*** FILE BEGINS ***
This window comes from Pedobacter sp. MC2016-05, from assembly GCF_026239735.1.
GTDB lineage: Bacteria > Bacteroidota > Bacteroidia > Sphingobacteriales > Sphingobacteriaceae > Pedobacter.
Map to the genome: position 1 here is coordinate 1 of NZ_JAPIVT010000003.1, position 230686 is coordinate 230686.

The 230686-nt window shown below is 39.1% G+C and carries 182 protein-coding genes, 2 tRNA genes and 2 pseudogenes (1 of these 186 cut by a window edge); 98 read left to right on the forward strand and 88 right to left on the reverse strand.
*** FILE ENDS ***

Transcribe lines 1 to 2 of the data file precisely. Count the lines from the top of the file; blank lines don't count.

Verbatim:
This window comes from Pedobacter sp. MC2016-05, from assembly GCF_026239735.1.
GTDB lineage: Bacteria > Bacteroidota > Bacteroidia > Sphingobacteriales > Sphingobacteriaceae > Pedobacter.